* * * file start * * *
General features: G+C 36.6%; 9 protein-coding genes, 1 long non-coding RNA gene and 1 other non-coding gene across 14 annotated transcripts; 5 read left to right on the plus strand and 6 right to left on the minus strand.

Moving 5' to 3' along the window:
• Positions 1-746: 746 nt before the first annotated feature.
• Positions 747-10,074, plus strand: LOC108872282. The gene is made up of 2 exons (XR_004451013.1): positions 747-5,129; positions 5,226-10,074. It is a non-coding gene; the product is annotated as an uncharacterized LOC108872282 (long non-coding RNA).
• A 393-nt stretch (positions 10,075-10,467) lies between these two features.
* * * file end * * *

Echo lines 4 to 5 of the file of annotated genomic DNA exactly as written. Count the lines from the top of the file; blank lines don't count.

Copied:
• Positions 747-10,074, plus strand: LOC108872282. The gene is made up of 2 exons (XR_004451013.1): positions 747-5,129; positions 5,226-10,074. It is a non-coding gene; the product is annotated as an uncharacterized LOC108872282 (long non-coding RNA).
• A 393-nt stretch (positions 10,075-10,467) lies between these two features.